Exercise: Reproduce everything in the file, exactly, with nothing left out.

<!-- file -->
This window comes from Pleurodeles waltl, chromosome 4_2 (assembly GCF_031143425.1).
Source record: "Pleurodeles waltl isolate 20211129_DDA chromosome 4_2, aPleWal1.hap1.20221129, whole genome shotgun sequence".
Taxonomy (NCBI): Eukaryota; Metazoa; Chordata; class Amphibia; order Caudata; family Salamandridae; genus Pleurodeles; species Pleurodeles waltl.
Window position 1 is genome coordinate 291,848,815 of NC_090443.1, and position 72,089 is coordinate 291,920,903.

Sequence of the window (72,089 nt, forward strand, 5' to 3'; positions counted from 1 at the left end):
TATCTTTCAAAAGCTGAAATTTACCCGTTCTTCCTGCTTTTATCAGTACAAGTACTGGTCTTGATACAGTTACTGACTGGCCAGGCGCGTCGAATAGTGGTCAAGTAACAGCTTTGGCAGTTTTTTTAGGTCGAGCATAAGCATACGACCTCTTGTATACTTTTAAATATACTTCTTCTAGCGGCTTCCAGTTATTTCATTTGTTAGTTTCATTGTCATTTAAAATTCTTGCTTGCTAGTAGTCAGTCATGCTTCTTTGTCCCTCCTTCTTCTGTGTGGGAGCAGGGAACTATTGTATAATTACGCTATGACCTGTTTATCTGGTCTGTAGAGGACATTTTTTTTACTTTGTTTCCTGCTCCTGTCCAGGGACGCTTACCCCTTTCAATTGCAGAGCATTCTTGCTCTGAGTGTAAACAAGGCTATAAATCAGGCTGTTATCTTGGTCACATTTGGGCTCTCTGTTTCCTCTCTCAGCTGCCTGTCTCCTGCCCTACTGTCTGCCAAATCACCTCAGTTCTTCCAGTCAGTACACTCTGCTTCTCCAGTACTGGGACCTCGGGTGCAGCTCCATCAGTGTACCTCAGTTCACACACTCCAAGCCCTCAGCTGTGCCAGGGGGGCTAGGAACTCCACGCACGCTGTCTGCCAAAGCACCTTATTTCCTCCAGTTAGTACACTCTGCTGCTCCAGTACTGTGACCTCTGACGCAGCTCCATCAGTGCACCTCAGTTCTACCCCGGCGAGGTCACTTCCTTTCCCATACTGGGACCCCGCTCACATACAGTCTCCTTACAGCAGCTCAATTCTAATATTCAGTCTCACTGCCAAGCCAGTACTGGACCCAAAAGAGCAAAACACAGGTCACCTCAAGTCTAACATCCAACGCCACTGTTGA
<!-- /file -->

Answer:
This window comes from Pleurodeles waltl, chromosome 4_2 (assembly GCF_031143425.1).
Source record: "Pleurodeles waltl isolate 20211129_DDA chromosome 4_2, aPleWal1.hap1.20221129, whole genome shotgun sequence".
Taxonomy (NCBI): Eukaryota; Metazoa; Chordata; class Amphibia; order Caudata; family Salamandridae; genus Pleurodeles; species Pleurodeles waltl.
Window position 1 is genome coordinate 291,848,815 of NC_090443.1, and position 72,089 is coordinate 291,920,903.

Sequence of the window (72,089 nt, forward strand, 5' to 3'; positions counted from 1 at the left end):
TATCTTTCAAAAGCTGAAATTTACCCGTTCTTCCTGCTTTTATCAGTACAAGTACTGGTCTTGATACAGTTACTGACTGGCCAGGCGCGTCGAATAGTGGTCAAGTAACAGCTTTGGCAGTTTTTTTAGGTCGAGCATAAGCATACGACCTCTTGTATACTTTTAAATATACTTCTTCTAGCGGCTTCCAGTTATTTCATTTGTTAGTTTCATTGTCATTTAAAATTCTTGCTTGCTAGTAGTCAGTCATGCTTCTTTGTCCCTCCTTCTTCTGTGTGGGAGCAGGGAACTATTGTATAATTACGCTATGACCTGTTTATCTGGTCTGTAGAGGACATTTTTTTTACTTTGTTTCCTGCTCCTGTCCAGGGACGCTTACCCCTTTCAATTGCAGAGCATTCTTGCTCTGAGTGTAAACAAGGCTATAAATCAGGCTGTTATCTTGGTCACATTTGGGCTCTCTGTTTCCTCTCTCAGCTGCCTGTCTCCTGCCCTACTGTCTGCCAAATCACCTCAGTTCTTCCAGTCAGTACACTCTGCTTCTCCAGTACTGGGACCTCGGGTGCAGCTCCATCAGTGTACCTCAGTTCACACACTCCAAGCCCTCAGCTGTGCCAGGGGGGCTAGGAACTCCACGCACGCTGTCTGCCAAAGCACCTTATTTCCTCCAGTTAGTACACTCTGCTGCTCCAGTACTGTGACCTCTGACGCAGCTCCATCAGTGCACCTCAGTTCTACCCCGGCGAGGTCACTTCCTTTCCCATACTGGGACCCCGCTCACATACAGTCTCCTTACAGCAGCTCAATTCTAATATTCAGTCTCACTGCCAAGCCAGTACTGGACCCAAAAGAGCAAAACACAGGTCACCTCAAGTCTAACATCCAACGCCACTGTTGA